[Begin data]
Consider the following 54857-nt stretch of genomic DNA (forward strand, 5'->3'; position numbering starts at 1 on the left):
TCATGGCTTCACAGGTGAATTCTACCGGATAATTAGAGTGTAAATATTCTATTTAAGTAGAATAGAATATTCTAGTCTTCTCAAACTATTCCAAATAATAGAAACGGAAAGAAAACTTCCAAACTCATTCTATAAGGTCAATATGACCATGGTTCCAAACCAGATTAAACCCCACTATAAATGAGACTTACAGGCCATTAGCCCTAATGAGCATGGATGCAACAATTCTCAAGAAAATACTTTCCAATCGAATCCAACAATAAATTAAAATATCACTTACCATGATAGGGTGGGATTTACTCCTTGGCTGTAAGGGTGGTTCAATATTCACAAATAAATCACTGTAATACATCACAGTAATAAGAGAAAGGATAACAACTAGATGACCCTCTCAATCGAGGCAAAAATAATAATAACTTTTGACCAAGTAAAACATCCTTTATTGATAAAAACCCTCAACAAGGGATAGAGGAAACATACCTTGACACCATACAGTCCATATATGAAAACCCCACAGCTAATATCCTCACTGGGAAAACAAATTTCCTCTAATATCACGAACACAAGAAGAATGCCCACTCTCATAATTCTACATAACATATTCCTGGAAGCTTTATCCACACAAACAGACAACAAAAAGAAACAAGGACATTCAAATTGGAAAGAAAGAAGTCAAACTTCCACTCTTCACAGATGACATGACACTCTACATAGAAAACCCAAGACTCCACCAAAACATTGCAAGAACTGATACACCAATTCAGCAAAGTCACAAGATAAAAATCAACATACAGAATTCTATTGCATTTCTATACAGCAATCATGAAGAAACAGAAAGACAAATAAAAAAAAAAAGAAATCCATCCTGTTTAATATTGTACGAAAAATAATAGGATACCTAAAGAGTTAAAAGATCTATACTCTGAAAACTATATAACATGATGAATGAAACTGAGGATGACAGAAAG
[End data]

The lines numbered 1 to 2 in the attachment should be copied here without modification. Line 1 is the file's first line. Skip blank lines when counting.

Consider the following 54857-nt stretch of genomic DNA (forward strand, 5'->3'; position numbering starts at 1 on the left):
TCATGGCTTCACAGGTGAATTCTACCGGATAATTAGAGTGTAAATATTCTATTTAAGTAGAATAGAATATTCTAGTCTTCTCAAACTATTCCAAATAATAGAAACGGAAAGAAAACTTCCAAACTCATTCTATAAGGTCAATATGACCATGGTTCCAAACCAGATTAAACCCCACTATAAATGAGACTTACAGGCCATTAGCCCTAATGAGCATGGATGCAACAATTCTCAAGAAAATACTTTCCAATCGAATCCAACAATAAATTAAAATATCACTTACCATGATAGGGTGGGATTTACTCCTTGGCTGTAAGGGTGGTTCAATATTCACAAATAAATCACTGTAATACATCACAGTAATAAGAGAAAGGATAACAACTAGATGACCCTCTCAATCGAGGCAAAAATAATAATAACTTTTGACCAAGTAAAACATCCTTTATTGATAAAAACCCTCAACAAGGGATAGAGGAAACATACCTTGACACCATACAGTCCATATATGAAAACCCCACAGCTAATATCCTCACTGGGAAAACAAATTTCCTCTAATATCACGAACACAAGAAGAATGCCCACTCTCATAATTCTACATAACATATTCCTGGAAGCTTTATCCACACAAACAGACAACAAAAAGAAACAAGGACATTCAAATTGGAAAGAAAGAAGTCAAACTTCCACTCTTCACAGATGACATGACACTCTACATAGAAAACCCAAGACTCCACCAAAACATTGCAAGAACTGATACACCAATTCAGCAAAGTCACAAGATAAAAATCAACATACAGAATTCTATTGCATTTCTATACAGCAATCATGAAGAAACAGAAAGACAAATAAAAAAAAAAAGAAATCCATCCTGTTTAATATTGTACGAAAAATAATAGGATACCTAAAGAGTTAAAAGATCTATACTCTGAAAACTATATAACATGATGAATGAAACTGAGGATGACAGAAAG